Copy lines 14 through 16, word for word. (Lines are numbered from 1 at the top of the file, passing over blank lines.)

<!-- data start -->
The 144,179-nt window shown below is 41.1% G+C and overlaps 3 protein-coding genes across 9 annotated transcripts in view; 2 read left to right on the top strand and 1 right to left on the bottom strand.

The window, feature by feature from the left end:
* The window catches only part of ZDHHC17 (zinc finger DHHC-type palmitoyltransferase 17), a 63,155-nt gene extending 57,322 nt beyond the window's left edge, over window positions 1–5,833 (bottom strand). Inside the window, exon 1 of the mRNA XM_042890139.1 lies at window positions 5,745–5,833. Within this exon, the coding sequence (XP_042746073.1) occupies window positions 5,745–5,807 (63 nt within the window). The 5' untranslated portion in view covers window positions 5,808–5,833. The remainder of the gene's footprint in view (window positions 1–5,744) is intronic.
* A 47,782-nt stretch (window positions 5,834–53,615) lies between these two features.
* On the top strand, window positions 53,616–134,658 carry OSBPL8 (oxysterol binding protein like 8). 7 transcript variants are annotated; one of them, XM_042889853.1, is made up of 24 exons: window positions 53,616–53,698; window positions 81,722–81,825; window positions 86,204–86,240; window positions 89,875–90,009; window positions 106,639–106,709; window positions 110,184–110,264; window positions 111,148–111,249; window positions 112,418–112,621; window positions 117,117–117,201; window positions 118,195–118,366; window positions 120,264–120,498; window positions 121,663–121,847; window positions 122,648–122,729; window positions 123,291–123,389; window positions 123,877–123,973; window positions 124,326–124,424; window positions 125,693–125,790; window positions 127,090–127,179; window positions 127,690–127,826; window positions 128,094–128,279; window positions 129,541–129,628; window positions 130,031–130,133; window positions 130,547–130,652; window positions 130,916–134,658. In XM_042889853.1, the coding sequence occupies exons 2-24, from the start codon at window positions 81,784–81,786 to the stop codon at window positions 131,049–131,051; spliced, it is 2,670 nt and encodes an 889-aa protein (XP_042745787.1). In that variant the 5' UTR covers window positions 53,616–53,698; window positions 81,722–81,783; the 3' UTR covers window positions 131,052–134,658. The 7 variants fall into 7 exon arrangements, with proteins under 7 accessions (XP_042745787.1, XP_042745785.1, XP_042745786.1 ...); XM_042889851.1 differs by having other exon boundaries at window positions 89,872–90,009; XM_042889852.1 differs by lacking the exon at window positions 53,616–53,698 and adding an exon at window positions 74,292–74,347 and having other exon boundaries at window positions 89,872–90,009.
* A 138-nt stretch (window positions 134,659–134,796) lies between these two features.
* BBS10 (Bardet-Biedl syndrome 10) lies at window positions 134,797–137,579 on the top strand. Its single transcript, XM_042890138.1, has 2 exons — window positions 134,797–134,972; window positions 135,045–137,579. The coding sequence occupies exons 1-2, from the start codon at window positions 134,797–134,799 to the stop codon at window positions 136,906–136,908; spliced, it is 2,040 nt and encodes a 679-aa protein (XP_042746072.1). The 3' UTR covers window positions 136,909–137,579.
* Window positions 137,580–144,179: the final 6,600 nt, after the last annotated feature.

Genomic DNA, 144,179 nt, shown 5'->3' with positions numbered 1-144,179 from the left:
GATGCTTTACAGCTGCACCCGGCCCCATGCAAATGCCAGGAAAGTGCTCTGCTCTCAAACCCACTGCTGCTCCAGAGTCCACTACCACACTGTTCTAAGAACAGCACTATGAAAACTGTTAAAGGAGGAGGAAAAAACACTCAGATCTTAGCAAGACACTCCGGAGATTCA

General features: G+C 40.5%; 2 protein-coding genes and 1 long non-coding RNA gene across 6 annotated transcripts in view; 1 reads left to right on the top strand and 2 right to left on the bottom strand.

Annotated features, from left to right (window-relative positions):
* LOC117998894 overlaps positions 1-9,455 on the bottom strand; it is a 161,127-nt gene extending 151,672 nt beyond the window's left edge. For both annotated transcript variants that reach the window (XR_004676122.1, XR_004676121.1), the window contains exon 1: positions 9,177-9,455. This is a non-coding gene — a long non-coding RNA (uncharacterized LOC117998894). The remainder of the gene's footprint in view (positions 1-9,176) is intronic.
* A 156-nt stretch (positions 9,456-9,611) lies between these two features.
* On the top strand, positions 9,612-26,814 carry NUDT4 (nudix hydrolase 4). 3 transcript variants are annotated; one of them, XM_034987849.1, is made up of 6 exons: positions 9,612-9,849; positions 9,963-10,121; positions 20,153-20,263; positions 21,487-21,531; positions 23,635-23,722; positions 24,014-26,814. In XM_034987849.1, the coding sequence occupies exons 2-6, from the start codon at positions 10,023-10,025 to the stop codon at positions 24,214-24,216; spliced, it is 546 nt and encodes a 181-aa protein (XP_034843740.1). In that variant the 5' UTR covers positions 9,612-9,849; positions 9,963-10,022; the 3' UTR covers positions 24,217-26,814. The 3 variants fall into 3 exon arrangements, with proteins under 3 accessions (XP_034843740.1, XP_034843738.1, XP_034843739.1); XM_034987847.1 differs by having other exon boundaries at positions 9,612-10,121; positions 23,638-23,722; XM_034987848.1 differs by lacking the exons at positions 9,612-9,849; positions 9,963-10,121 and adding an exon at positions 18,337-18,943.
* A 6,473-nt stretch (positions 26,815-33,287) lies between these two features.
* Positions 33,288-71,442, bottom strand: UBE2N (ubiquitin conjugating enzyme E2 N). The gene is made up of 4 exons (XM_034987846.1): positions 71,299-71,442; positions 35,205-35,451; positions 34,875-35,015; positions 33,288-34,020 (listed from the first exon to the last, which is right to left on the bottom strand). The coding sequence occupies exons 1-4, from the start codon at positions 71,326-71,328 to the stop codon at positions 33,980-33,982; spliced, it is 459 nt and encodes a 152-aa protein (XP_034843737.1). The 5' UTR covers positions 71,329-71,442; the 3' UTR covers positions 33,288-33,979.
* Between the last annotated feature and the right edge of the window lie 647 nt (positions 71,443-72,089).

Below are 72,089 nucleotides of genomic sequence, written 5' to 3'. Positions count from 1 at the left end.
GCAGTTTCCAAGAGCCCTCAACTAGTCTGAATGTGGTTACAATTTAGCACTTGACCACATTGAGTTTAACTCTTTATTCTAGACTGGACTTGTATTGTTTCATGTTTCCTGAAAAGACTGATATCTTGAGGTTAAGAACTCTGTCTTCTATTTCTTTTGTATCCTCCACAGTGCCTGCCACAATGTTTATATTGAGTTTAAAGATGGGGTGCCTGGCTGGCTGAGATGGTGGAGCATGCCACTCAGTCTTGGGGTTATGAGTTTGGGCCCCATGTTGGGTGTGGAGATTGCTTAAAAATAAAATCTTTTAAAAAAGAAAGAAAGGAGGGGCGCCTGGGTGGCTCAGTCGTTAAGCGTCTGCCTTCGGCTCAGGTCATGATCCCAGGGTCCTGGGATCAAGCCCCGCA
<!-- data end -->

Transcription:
* A 156-nt stretch (positions 9,456-9,611) lies between these two features.
* On the top strand, positions 9,612-26,814 carry NUDT4 (nudix hydrolase 4). 3 transcript variants are annotated; one of them, XM_034987849.1, is made up of 6 exons: positions 9,612-9,849; positions 9,963-10,121; positions 20,153-20,263; positions 21,487-21,531; positions 23,635-23,722; positions 24,014-26,814. In XM_034987849.1, the coding sequence occupies exons 2-6, from the start codon at positions 10,023-10,025 to the stop codon at positions 24,214-24,216; spliced, it is 546 nt and encodes a 181-aa protein (XP_034843740.1). In that variant the 5' UTR covers positions 9,612-9,849; positions 9,963-10,022; the 3' UTR covers positions 24,217-26,814. The 3 variants fall into 3 exon arrangements, with proteins under 3 accessions (XP_034843740.1, XP_034843738.1, XP_034843739.1); XM_034987847.1 differs by having other exon boundaries at positions 9,612-10,121; positions 23,638-23,722; XM_034987848.1 differs by lacking the exons at positions 9,612-9,849; positions 9,963-10,121 and adding an exon at positions 18,337-18,943.
* A 6,473-nt stretch (positions 26,815-33,287) lies between these two features.